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Glory in war is a myth

Homer's The Iliad and Odyssey tell of grand and exciting battles in all their glory. Of course both works are part of Greek mythology. They are myths in more ways than one.

It is also a myth that military personnel and veterans love war. Those who have experienced war and its horrific effects firsthand rarely want more of it.

Then who are the ones clamoring for more war? They are inevitably those who are profiting from it and aren't fighting it. Some people call them warhawks. I call them chickenhawks. Chickenhawk is a much better description since they are comfortable with sending other people's children to die for political gain. They are often the same people who talk a lot about family values. They are failures in diplomacy and strategy.

The only place you will ever find glory in war is in a work of fiction. And it is fiction that politicians and their ilk sell the idea of war. Don't believe it! I understand war. Having been born in Vietnam, I've been affected by it. Having been a student of Sun Tzu, I know better ways to resolve conflict other than more killing and destruction.

If you have to read a novel about war, read All Quiet on the Western Front by Erich Maria Remarque. His book was banned and burned by the Nazis. Since Remarque had fought and been wounded in World War I, his novel is more non-fiction than fiction.

In short, war is extreme cruelty promoted by ignorance, lies, profit. The outdated and immoral act of incompetent old men sending young people to kill and die must end. To believe war is the answer to our problems is like believing in unicorns because Bigfoot told you that unicorns are real.


  1. Excellent analysis of the war, and who benefits from wars.

    As adults we see military parades and commemoration ceremonies as honouring those who have served, and those who sacrificed their lives for ‘the greater good’ - which in truth may have had less to do with the ‘greater good’ than the profit of a few. A profit that may come in many forms including, but not limited to, financial and power.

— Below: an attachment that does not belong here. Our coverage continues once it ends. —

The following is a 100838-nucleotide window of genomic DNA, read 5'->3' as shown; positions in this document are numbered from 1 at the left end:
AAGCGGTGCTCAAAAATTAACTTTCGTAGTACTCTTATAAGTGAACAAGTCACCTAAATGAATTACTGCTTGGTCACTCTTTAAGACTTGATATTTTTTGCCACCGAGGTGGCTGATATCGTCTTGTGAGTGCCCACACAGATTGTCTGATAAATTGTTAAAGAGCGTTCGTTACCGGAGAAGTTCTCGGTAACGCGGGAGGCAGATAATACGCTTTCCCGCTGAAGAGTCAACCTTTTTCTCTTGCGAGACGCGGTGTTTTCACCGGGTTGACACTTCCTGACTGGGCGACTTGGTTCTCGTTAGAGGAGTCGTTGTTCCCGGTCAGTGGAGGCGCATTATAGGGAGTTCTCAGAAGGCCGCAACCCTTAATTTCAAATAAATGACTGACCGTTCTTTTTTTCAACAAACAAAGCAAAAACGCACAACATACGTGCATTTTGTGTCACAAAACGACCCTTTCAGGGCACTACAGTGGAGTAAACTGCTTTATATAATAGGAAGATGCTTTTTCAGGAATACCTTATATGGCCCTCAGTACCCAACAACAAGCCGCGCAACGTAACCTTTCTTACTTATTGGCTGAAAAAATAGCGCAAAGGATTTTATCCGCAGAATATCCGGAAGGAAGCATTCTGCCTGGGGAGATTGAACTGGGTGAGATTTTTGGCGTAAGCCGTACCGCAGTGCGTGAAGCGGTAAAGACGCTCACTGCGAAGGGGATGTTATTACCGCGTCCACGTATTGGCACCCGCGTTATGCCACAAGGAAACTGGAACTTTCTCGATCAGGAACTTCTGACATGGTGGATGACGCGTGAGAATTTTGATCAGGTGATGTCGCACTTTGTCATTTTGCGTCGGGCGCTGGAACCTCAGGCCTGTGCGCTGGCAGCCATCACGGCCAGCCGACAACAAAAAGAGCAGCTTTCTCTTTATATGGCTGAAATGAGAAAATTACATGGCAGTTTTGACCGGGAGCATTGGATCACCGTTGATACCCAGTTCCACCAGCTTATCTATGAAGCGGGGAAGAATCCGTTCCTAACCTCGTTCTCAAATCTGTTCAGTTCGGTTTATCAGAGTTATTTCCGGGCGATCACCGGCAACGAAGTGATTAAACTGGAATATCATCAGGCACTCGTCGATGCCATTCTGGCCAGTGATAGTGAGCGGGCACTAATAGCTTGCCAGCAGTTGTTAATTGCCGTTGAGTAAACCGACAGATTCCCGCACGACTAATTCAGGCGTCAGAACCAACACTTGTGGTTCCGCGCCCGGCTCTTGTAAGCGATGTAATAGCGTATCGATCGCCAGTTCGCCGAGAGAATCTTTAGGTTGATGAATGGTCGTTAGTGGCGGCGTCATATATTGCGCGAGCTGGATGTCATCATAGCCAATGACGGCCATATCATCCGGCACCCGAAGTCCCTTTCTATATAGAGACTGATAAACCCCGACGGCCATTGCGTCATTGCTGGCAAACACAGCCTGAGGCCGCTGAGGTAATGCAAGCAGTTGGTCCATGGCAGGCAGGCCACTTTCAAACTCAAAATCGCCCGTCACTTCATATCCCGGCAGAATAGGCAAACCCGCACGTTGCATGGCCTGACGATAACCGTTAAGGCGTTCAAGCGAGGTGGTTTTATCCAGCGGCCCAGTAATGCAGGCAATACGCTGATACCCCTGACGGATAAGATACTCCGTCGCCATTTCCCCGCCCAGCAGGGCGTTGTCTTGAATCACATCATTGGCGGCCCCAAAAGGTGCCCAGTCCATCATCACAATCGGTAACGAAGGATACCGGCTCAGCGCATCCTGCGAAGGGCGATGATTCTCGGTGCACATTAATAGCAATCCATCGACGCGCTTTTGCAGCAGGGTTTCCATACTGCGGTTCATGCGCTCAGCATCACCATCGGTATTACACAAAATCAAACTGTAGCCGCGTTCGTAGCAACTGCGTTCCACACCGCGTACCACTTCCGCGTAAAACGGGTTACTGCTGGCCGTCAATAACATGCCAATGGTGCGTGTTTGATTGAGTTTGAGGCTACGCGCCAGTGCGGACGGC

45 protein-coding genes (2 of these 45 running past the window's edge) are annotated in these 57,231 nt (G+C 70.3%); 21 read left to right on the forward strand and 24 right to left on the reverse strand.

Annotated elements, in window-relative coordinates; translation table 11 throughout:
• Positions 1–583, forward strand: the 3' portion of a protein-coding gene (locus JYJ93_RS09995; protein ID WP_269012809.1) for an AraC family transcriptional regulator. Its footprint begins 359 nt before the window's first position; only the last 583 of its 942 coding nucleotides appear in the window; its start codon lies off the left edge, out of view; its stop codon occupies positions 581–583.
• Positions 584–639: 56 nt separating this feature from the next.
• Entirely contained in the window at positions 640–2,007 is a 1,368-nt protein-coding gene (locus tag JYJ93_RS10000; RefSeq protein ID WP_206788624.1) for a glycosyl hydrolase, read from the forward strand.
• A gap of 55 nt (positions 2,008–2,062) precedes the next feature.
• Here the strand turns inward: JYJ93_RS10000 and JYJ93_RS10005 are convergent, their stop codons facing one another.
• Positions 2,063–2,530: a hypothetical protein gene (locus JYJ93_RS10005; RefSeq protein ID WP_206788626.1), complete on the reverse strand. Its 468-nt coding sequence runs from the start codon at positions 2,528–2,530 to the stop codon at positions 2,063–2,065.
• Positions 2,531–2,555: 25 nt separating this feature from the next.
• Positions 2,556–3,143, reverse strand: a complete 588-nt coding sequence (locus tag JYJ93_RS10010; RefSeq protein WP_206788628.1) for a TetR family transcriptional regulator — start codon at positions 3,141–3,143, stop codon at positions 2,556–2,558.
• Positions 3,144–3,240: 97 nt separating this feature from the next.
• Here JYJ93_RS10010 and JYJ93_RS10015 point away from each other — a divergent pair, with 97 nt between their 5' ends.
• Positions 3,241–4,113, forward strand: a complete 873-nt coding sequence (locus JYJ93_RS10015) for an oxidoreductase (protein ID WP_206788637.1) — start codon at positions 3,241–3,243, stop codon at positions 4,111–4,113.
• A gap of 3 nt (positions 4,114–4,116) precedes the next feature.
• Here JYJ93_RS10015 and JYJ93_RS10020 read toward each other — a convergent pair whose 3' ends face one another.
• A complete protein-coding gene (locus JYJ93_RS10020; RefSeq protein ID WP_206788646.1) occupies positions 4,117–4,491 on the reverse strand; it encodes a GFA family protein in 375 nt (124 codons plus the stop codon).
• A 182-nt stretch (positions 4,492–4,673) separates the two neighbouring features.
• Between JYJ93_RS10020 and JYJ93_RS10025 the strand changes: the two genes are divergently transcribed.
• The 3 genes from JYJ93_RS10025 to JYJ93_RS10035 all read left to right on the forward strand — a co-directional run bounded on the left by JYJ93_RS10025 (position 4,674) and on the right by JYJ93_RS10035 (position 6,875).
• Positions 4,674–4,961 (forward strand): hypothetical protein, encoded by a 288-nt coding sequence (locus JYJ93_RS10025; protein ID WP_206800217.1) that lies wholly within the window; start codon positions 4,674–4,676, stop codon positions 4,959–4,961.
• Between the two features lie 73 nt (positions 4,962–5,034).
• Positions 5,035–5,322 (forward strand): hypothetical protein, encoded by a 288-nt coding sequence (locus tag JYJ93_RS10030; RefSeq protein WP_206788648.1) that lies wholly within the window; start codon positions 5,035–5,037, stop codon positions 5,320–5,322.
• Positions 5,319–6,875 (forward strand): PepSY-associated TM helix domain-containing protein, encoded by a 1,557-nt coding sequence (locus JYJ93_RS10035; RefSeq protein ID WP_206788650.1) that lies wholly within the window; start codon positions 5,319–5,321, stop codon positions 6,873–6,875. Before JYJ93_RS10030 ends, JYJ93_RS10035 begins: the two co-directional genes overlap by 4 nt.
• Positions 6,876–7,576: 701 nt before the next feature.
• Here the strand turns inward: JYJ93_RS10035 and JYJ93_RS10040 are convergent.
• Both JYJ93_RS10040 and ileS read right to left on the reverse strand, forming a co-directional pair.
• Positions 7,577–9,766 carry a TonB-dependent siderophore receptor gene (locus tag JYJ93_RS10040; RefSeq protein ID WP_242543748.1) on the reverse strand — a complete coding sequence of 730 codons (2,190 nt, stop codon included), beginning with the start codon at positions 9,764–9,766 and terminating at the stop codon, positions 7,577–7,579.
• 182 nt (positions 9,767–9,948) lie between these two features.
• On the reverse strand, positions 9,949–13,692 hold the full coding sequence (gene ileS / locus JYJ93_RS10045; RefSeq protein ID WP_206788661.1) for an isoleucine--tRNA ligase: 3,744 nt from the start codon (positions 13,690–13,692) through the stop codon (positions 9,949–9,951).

But to children and those easily persuaded by such spectacles, the impressions only serve to foster the glory you so eloquently speak of. For this reason we must include the discussion of war, and foster an understanding of the consequences to the victors, the conquered and most importantly the innocent victims. These discussions need to be held both our schools and homes, and not simply left to those in positions of power.

    Pomp and ceremony will always attract a crowd. A greater understanding takes time, is not as ‘sexy’, and depends on an informed public. Ignorance is the lifeblood of tyrants.

    Only if we are prepared to learn from our past, and become proactive in our present can we ever hope to find other solutions to our disagreements.

    The price of war is often measured in dollars or pounds, and of course, the number of dead. But the price of war is much, much higher when we consider the effect on our psyches and the psyche of our nation’s. Unless we are prepared to devote more of our time - across all levels of society - to understand why we have gone to war in the past, we will only repeat our previous mistakes.

    To paraphrase Albert Einstein: the definition of insanity is doing the same thing over and over, and expecting different results.

    1. Paul,

      Incisive point regarding parades. We are certainly paying respects to those who served who we all cherish, not to the wars they are involved in. I would even say even some adults, like children, don't fully understand that.

      The cost of war is great. Sun Tzu said one cannot fully understand the benefits of war if he doesn't understand the costs of war. Thus, the only time I can possibly see war being an option if we have failed in all earnest attempts of preventing it and are now defending ourselves against an attack. However, I'm a believer that if a strategist is wise, perceptive, and creative enough, there is no way any war cannot be averted.

      Thank you so much for your excellent comments, Paul!



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